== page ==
Russian cyber-attack capabilities are unknown says expert
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UK, EU and US leaders have all warned Vladimir Putin’s government of sanctions should it invade Ukraine. These threats might buy those involved time to think about what to do with the more than 100,000 Russian troops massed along its neighbour’s borders. However, it is not all about military power. While the most obvious of dangers — tanks, artillery and missiles — has grabbed the world’s attention, Moscow could be preparing a subtler incursion: cyber attacks.
As tensions over Eastern Europe’s security grow, with presidents and prime ministers on constant trips to either Moscow or Kiev, the European Central Bank (ECB) has said it is preparing banks for a possible Russian-sponsored cyber attack.
The regulator, which has oversight of Europe’s biggest lenders, has issued an alert for the threat.
While the bank’s attention has primarily been on ordinary scams that grew during the pandemic, the crisis in Ukraine has shifted its focus.
Andrea Enria, chair of the regulator’s supervisory board, told a news conference on Thursday: “We are asking (banks) to strengthen their cyber regime measures and look at a potential increase in attacks and the danger of these attacks going forward.”
An unnamed ECB source told Reuters banks were conducting cyber war games to test their ability to defend themselves from an attack.
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The UK’s financial regulator has also told banks to bolster and test their defences against Russia-sponsored attacks, and the National Cyber Security Centre issued a statement with an equivalent warning.
Dr Scott Jasper, a Senior Lecturer at the National Security Affairs Department at the Naval Postgraduate School, told Express.co.uk: “Russia has the capability to conduct sophisticated cyber attacks on critical infrastructure in the West as a means of retaliation if their security demands are not resolved.”
Talks between Russia and the West all reach similar conclusions: The Kremlin wants guarantees NATO is not ready to offer.
The Alliance is keen to “listen to Russia’s concerns”, as stressed by its chief, Jens Stoltenberg, this week. However, it is now willing to give up “the fundamental principles of European security that we have all signed up to”.
These principles include preventing a dynamic “where the big powers can tell others what they can or cannot do”.
Mr Putin’s team, in search of a promise from NATO it will never admit Ukraine as a member, claims it feels threatened by the strengthening ties of Kiev with the West.
This feeling is rooted in the countries’ fractured relations following Moscow’s seizure and annexation of Crimea in 2014.
NATO, in a bid to safeguard Ukraine’s sovereignty, insists that, although it has no intention to admit Ukraine anytime soon, providing such guarantees is a no-go.
But these repetitive exchanges, which have been going ever since the row took strength in October last year after a brief build-up earlier in April, put into question whether it is time for a harsher response from those who have the power to stop Mr Putin’s intimidation.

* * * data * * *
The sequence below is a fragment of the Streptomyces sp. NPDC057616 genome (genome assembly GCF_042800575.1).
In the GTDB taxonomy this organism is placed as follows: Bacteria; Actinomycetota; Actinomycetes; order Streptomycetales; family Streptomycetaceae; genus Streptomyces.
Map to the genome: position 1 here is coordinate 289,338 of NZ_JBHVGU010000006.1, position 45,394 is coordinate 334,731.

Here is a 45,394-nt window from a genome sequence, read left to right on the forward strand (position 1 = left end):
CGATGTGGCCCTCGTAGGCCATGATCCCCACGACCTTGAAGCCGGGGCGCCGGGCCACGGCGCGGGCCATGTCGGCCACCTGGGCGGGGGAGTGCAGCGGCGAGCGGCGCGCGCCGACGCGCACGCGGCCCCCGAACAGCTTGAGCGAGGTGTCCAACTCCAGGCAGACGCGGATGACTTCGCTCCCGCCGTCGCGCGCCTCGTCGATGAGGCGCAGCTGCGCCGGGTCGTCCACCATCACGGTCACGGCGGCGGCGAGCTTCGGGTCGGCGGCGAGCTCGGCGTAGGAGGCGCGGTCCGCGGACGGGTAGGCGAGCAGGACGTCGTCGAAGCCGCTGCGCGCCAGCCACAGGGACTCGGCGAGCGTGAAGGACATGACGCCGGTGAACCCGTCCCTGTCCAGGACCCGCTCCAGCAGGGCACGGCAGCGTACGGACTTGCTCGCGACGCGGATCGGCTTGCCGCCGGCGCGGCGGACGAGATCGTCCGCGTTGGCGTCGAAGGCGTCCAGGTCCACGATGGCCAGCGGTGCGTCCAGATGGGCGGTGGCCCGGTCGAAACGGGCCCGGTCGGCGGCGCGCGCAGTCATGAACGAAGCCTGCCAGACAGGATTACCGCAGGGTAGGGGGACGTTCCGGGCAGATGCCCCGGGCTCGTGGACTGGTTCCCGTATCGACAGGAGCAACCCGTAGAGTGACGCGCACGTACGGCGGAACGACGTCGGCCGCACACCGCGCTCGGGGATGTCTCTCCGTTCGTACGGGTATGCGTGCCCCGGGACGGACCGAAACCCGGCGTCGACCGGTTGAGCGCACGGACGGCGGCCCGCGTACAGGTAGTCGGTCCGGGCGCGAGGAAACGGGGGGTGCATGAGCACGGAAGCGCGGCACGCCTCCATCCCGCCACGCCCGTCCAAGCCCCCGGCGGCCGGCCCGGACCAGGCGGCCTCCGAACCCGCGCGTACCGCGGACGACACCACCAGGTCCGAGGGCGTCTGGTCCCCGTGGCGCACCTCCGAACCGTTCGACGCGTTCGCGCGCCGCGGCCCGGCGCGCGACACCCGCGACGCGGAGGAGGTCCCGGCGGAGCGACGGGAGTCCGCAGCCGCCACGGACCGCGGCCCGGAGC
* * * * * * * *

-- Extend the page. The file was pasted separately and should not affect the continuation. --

Dr Jasper, author of Russian Cyber Operations: Coding the Boundaries of Conflict, says the strategy of the Biden Administration is “to deter a Russian invasion by the threat of economic and military costs”, and that he cannot see that approach getting any tougher.
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He claimed: “The Biden Administration is working on a bipartisan package of crippling sanctions ahead of any potential invasion, while sending US cargo airplanes with $200 million in lethal military aid to Kiev, to include ammunition and antitank guided missiles.
“The imposition of punishing sanction now on Russia loses their deterrent effect and leverage for diplomacy to deescalate the crisis.”
In January, several Ukrainian government websites were compromised by what Ukraine’s state security service SBU linked to hacker groups associated with Russian intelligence services.
The following message, posted in Ukrainian, Russian and Polish, appeared on the hacked websites: “Ukrainian! All your personal data has been uploaded onto the public internet.
“This is for your past, your present and your future.”
The SBU claimed in just nine months last year it “neutralised” 1,200 cyber attacks or incidents.
Dr Jasper said: “The recent dual cybersecurity incidents in Ukraine are consistent with the Russian doctrine for Information Confrontation.
“The defacement of more than 70 Ukrainian government websites with threatening messages created a psychological effect on society, while the emplacement of wiper malware in dozens of computers in government agencies created a technical effect.”
During the 2008 Russo-Georgian war, government websites were shut down by attacks from Moscow, and during the annexation of Crimea, the Kremlin was accused of attempting to destabilise communications and cause confusion through cyber attacks while troops worked on the seizure of the peninsula.
The potential of further cyber attacks now opens up two questions – firstly, whether Mr Putin’s team could replicate what it did with Georgia and Crimea; secondly, whether a cyber offensive could be used by the Kremlin as a weapon to get what it wants from the West.
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